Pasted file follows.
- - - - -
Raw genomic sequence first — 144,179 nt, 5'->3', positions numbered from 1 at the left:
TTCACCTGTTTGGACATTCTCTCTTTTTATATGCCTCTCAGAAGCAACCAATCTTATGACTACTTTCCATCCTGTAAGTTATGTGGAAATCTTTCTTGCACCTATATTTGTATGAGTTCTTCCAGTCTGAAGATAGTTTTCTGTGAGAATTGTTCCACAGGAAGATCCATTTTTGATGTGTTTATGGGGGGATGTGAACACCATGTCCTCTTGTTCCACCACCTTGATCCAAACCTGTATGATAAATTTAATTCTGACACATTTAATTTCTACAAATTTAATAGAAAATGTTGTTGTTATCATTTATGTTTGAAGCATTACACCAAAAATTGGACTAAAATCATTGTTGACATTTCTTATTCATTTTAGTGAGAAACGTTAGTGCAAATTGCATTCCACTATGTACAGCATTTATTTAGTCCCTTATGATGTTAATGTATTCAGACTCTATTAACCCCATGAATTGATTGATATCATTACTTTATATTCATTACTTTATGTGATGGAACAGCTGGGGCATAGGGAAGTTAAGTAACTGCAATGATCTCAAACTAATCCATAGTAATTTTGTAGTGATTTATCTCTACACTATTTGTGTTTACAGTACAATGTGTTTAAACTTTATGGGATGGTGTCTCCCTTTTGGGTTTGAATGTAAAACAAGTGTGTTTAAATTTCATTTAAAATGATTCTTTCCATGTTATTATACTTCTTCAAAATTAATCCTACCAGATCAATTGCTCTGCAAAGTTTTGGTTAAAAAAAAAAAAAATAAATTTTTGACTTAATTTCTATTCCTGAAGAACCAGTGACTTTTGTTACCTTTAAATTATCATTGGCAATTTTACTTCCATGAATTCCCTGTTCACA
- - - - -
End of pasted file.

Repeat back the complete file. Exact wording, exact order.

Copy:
Raw genomic sequence first — 144,179 nt, 5'->3', positions numbered from 1 at the left:
TTCACCTGTTTGGACATTCTCTCTTTTTATATGCCTCTCAGAAGCAACCAATCTTATGACTACTTTCCATCCTGTAAGTTATGTGGAAATCTTTCTTGCACCTATATTTGTATGAGTTCTTCCAGTCTGAAGATAGTTTTCTGTGAGAATTGTTCCACAGGAAGATCCATTTTTGATGTGTTTATGGGGGGATGTGAACACCATGTCCTCTTGTTCCACCACCTTGATCCAAACCTGTATGATAAATTTAATTCTGACACATTTAATTTCTACAAATTTAATAGAAAATGTTGTTGTTATCATTTATGTTTGAAGCATTACACCAAAAATTGGACTAAAATCATTGTTGACATTTCTTATTCATTTTAGTGAGAAACGTTAGTGCAAATTGCATTCCACTATGTACAGCATTTATTTAGTCCCTTATGATGTTAATGTATTCAGACTCTATTAACCCCATGAATTGATTGATATCATTACTTTATATTCATTACTTTATGTGATGGAACAGCTGGGGCATAGGGAAGTTAAGTAACTGCAATGATCTCAAACTAATCCATAGTAATTTTGTAGTGATTTATCTCTACACTATTTGTGTTTACAGTACAATGTGTTTAAACTTTATGGGATGGTGTCTCCCTTTTGGGTTTGAATGTAAAACAAGTGTGTTTAAATTTCATTTAAAATGATTCTTTCCATGTTATTATACTTCTTCAAAATTAATCCTACCAGATCAATTGCTCTGCAAAGTTTTGGTTAAAAAAAAAAAAAATAAATTTTTGACTTAATTTCTATTCCTGAAGAACCAGTGACTTTTGTTACCTTTAAATTATCATTGGCAATTTTACTTCCATGAATTCCCTGTTCACA